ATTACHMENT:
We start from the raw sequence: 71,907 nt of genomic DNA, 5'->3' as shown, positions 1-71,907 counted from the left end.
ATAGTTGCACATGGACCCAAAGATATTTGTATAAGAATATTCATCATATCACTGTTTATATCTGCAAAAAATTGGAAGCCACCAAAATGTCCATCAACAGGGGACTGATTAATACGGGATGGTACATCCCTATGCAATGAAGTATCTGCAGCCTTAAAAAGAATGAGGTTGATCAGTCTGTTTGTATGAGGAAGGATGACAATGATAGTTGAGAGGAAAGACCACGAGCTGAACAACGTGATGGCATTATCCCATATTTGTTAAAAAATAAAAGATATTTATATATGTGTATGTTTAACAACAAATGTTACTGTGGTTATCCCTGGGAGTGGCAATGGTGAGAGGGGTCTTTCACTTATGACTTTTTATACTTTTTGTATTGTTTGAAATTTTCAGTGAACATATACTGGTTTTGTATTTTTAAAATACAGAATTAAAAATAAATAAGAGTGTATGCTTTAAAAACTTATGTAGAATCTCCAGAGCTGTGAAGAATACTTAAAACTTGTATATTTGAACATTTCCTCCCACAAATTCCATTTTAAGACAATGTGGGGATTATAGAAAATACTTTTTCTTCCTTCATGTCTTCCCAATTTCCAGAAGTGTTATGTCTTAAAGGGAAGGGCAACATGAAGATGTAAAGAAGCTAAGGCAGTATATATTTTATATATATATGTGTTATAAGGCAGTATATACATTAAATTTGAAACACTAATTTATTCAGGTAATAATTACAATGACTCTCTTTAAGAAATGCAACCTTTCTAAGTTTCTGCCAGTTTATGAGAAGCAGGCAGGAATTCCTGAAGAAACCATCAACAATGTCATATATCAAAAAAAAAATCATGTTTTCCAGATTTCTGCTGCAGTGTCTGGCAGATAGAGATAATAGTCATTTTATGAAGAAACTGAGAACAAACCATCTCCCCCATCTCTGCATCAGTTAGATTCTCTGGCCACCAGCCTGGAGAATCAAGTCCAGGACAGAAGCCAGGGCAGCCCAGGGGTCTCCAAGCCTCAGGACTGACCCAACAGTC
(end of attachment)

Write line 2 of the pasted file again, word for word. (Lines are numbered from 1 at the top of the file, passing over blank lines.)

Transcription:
ATAGTTGCACATGGACCCAAAGATATTTGTATAAGAATATTCATCATATCACTGTTTATATCTGCAAAAAATTGGAAGCCACCAAAATGTCCATCAACAGGGGACTGATTAATACGGGATGGTACATCCCTATGCAATGAAGTATCTGCAGCCTTAAAAAGAATGAGGTTGATCAGTCTGTTTGTATGAGGAAGGATGACAATGATAGTTGAGAGGAAAGACCACGAGCTGAACAACGTGATGGCATTATCCCATATTTGTTAAAAAATAAAAGATATTTATATATGTGTATGTTTAACAACAAATGTTACTGTGGTTATCCCTGGGAGTGGCAATGGTGAGAGGGGTCTTTCACTTATGACTTTTTATACTTTTTGTATTGTTTGAAATTTTCAGTGAACATATACTGGTTTTGTATTTTTAAAATACAGAATTAAAAATAAATAAGAGTGTATGCTTTAAAAACTTATGTAGAATCTCCAGAGCTGTGAAGAATACTTAAAACTTGTATATTTGAACATTTCCTCCCACAAATTCCATTTTAAGACAATGTGGGGATTATAGAAAATACTTTTTCTTCCTTCATGTCTTCCCAATTTCCAGAAGTGTTATGTCTTAAAGGGAAGGGCAACATGAAGATGTAAAGAAGCTAAGGCAGTATATATTTTATATATATATGTGTTATAAGGCAGTATATACATTAAATTTGAAACACTAATTTATTCAGGTAATAATTACAATGACTCTCTTTAAGAAATGCAACCTTTCTAAGTTTCTGCCAGTTTATGAGAAGCAGGCAGGAATTCCTGAAGAAACCATCAACAATGTCATATATCAAAAAAAAAATCATGTTTTCCAGATTTCTGCTGCAGTGTCTGGCAGATAGAGATAATAGTCATTTTATGAAGAAACTGAGAACAAACCATCTCCCCCATCTCTGCATCAGTTAGATTCTCTGGCCACCAGCCTGGAGAATCAAGTCCAGGACAGAAGCCAGGGCAGCCCAGGGGTCTCCAAGCCTCAGGACTGACCCAACAGTC